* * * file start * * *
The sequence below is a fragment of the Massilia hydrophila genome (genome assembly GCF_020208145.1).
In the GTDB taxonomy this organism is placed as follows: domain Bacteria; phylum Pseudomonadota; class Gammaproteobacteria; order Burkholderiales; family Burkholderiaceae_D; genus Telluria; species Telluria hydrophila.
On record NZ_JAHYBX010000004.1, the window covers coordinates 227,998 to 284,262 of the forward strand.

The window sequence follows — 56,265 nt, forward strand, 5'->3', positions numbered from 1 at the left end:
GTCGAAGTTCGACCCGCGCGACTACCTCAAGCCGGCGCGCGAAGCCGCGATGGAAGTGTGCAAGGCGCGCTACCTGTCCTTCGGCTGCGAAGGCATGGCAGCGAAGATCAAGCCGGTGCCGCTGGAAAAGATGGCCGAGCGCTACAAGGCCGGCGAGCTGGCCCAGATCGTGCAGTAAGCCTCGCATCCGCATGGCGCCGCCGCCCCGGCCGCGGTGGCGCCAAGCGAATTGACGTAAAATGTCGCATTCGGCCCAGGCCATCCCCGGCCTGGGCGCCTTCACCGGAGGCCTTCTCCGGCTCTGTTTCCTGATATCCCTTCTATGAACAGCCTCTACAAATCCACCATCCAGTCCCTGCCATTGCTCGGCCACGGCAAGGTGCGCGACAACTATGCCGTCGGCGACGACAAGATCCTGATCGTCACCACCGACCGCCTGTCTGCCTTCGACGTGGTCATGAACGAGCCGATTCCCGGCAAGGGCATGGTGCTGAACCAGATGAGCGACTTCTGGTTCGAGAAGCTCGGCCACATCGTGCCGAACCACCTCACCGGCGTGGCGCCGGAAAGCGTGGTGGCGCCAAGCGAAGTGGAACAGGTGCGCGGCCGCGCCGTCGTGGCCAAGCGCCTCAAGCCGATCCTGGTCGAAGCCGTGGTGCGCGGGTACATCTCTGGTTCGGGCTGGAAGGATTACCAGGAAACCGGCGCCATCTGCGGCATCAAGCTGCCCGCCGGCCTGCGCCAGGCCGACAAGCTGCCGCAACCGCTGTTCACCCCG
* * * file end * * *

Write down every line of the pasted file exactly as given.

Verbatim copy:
The sequence below is a fragment of the Massilia hydrophila genome (genome assembly GCF_020208145.1).
In the GTDB taxonomy this organism is placed as follows: domain Bacteria; phylum Pseudomonadota; class Gammaproteobacteria; order Burkholderiales; family Burkholderiaceae_D; genus Telluria; species Telluria hydrophila.
On record NZ_JAHYBX010000004.1, the window covers coordinates 227,998 to 284,262 of the forward strand.

The window sequence follows — 56,265 nt, forward strand, 5'->3', positions numbered from 1 at the left end:
GTCGAAGTTCGACCCGCGCGACTACCTCAAGCCGGCGCGCGAAGCCGCGATGGAAGTGTGCAAGGCGCGCTACCTGTCCTTCGGCTGCGAAGGCATGGCAGCGAAGATCAAGCCGGTGCCGCTGGAAAAGATGGCCGAGCGCTACAAGGCCGGCGAGCTGGCCCAGATCGTGCAGTAAGCCTCGCATCCGCATGGCGCCGCCGCCCCGGCCGCGGTGGCGCCAAGCGAATTGACGTAAAATGTCGCATTCGGCCCAGGCCATCCCCGGCCTGGGCGCCTTCACCGGAGGCCTTCTCCGGCTCTGTTTCCTGATATCCCTTCTATGAACAGCCTCTACAAATCCACCATCCAGTCCCTGCCATTGCTCGGCCACGGCAAGGTGCGCGACAACTATGCCGTCGGCGACGACAAGATCCTGATCGTCACCACCGACCGCCTGTCTGCCTTCGACGTGGTCATGAACGAGCCGATTCCCGGCAAGGGCATGGTGCTGAACCAGATGAGCGACTTCTGGTTCGAGAAGCTCGGCCACATCGTGCCGAACCACCTCACCGGCGTGGCGCCGGAAAGCGTGGTGGCGCCAAGCGAAGTGGAACAGGTGCGCGGCCGCGCCGTCGTGGCCAAGCGCCTCAAGCCGATCCTGGTCGAAGCCGTGGTGCGCGGGTACATCTCTGGTTCGGGCTGGAAGGATTACCAGGAAACCGGCGCCATCTGCGGCATCAAGCTGCCCGCCGGCCTGCGCCAGGCCGACAAGCTGCCGCAACCGCTGTTCACCCCG